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Wednesday, 9 November 1983
Page: 2468

Mr JOHN BROWN (Minister for Sport, Recreation and Tourism, Minister for Administrative Services and Minister Assisting the Minister for Industry and Commerce)(11.21) —I move:

That the Bill be now read a second time.

The main purpose of this Bill is to amend the Customs Act 1901 and the Excise Act 1901 to introduce new provisions which emanate from the 1983 Budget. The Treasurer (Mr Keating), in his Budget Speech, announced an increase in the excise on diesel fuel. He said, however, that the rebate of excise on diesel fuel would not be increased when used off-road by the mining, forestry, farming and fishing industries, and by households, hospitals, nursing and aged persons homes. The excise increase on diesel fuel took effect from 8 p.m. on Budget night and from that time the rebate for eligible purposes will be pegged to 7. 155c per litre.

By clause 6, this Bill proposes an amendment to section 164 of the Customs Act to give effect to the Budget decision, by providing for the rate of rebate on diesel fuel used for eligible purposes to be prescribed by regulations. It is proposed that the appropriate regulations be made as soon as possible after this Bill receives the royal assent. Similar consequential amendments are proposed to the Excise Act by clauses 8 and 9 of the Bill.

The opportunity has been taken to include in the Bill a number of machinery amendments to the Customs Act and Excise Act. In particular, clause 4 inserts a new provision into the Customs Act to enable additional criteria to be prescribed by regulation, under which depot licences will not be granted under the Act. Clause 10 of the Bill repeals a now redundant part of the Excise Act as a consequence of the introduction of the new crude oil excise system proposed by the Excise Tariff Amendment Bill (No. 2) 1983.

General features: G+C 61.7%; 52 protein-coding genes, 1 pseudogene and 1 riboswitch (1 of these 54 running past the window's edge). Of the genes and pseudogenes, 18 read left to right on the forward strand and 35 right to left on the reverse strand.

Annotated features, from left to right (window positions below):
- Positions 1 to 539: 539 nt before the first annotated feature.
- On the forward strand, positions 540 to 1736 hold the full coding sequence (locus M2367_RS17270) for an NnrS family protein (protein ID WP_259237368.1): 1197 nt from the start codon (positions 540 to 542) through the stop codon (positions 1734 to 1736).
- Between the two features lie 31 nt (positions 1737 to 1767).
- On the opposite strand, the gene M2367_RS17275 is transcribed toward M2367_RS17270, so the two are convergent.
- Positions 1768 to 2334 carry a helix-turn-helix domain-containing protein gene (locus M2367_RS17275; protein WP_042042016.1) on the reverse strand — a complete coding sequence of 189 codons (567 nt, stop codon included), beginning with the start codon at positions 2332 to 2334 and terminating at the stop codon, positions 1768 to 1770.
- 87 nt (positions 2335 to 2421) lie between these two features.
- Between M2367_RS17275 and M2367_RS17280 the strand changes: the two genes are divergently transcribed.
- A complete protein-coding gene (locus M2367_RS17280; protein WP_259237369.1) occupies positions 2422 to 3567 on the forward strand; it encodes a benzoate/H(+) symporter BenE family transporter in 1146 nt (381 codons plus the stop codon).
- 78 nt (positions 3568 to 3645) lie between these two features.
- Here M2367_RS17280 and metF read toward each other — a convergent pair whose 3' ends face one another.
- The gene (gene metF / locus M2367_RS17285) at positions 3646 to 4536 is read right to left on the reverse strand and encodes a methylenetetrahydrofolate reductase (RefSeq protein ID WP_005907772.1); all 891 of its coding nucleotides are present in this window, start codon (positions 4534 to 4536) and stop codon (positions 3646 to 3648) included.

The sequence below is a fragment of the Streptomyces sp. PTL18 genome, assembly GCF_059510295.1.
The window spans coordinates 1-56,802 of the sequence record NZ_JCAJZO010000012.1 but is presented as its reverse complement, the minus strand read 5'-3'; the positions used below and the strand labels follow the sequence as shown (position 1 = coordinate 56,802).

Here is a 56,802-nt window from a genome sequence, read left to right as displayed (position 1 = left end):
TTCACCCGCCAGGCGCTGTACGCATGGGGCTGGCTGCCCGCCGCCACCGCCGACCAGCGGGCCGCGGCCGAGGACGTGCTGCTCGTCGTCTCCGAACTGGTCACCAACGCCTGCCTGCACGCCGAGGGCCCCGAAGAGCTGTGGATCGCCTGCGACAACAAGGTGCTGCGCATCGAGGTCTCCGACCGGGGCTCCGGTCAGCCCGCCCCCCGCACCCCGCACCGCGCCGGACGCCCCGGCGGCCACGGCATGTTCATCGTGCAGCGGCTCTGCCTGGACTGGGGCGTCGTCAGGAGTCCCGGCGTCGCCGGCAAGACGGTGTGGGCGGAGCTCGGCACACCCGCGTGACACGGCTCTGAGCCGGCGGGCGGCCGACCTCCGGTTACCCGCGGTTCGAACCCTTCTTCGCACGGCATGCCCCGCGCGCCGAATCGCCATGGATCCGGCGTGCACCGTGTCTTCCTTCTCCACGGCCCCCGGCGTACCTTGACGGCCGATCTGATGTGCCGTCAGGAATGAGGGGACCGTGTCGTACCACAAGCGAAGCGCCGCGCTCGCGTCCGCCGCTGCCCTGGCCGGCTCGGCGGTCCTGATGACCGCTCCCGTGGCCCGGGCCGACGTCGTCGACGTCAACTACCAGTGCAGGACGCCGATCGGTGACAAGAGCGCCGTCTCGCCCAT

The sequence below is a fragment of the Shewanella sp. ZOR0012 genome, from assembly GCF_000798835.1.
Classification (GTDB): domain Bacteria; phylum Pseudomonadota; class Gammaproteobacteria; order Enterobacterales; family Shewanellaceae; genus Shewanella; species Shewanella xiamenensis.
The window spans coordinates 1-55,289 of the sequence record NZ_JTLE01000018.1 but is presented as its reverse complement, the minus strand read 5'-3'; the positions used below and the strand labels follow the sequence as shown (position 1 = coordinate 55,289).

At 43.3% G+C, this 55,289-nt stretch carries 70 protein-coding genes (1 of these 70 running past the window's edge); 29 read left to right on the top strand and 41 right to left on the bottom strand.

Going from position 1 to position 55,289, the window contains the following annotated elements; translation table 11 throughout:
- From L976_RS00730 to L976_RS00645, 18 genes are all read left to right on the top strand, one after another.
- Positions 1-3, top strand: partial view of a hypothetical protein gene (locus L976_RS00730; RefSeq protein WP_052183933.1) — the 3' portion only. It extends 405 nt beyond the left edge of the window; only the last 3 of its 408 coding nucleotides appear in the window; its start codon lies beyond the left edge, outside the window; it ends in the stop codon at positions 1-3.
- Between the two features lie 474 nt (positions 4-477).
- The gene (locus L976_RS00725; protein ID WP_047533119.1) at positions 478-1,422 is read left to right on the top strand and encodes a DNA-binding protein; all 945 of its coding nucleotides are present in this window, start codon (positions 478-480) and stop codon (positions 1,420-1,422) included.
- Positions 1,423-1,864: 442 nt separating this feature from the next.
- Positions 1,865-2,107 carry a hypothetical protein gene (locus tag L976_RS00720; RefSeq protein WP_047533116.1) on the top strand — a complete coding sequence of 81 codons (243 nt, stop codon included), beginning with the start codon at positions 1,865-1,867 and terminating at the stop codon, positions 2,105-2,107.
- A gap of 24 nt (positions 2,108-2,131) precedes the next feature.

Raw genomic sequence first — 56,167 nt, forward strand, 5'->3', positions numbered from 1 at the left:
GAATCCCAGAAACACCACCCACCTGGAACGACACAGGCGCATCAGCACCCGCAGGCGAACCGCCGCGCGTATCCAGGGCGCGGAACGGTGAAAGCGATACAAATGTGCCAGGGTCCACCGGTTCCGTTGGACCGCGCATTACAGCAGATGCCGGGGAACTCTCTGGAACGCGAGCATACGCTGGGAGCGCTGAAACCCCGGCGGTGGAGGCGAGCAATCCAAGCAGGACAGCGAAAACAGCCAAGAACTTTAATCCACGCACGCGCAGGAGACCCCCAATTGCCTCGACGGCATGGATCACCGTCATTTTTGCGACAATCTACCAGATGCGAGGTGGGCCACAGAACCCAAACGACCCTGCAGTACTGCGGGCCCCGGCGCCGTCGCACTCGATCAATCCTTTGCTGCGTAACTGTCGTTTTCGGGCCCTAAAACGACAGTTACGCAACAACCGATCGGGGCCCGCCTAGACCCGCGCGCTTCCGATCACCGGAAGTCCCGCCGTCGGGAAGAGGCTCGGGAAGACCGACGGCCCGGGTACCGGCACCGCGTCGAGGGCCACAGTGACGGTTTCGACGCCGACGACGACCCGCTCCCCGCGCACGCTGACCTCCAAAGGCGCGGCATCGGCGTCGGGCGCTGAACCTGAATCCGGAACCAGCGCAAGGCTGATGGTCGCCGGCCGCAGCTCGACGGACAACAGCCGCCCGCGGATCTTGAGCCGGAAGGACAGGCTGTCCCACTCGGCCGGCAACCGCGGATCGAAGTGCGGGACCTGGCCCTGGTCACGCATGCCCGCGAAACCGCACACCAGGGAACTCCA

Finally, clauses 11 and 12 contain amendments to the tariff proposal and by-law procedures in the Excise Act, to bring them into line with similar provisions in the Customs Act. The measures in this Bill will have no direct financial implications. However, the consequential financial implications of pegging the rate of rebate on diesel fuel to 7.155c per litre will result in an expected net increase to revenue of $30m in 1983-84. This is because eligible consumers of the fuel have been required to pay a net excise of 1.872c per litre since Budget night. The figure also includes the expected net revenue gain from indexation proposed to occur on 1 February next year. I commend the Bill to the House.

Debate (on motion by Mr McVeigh) adjourned.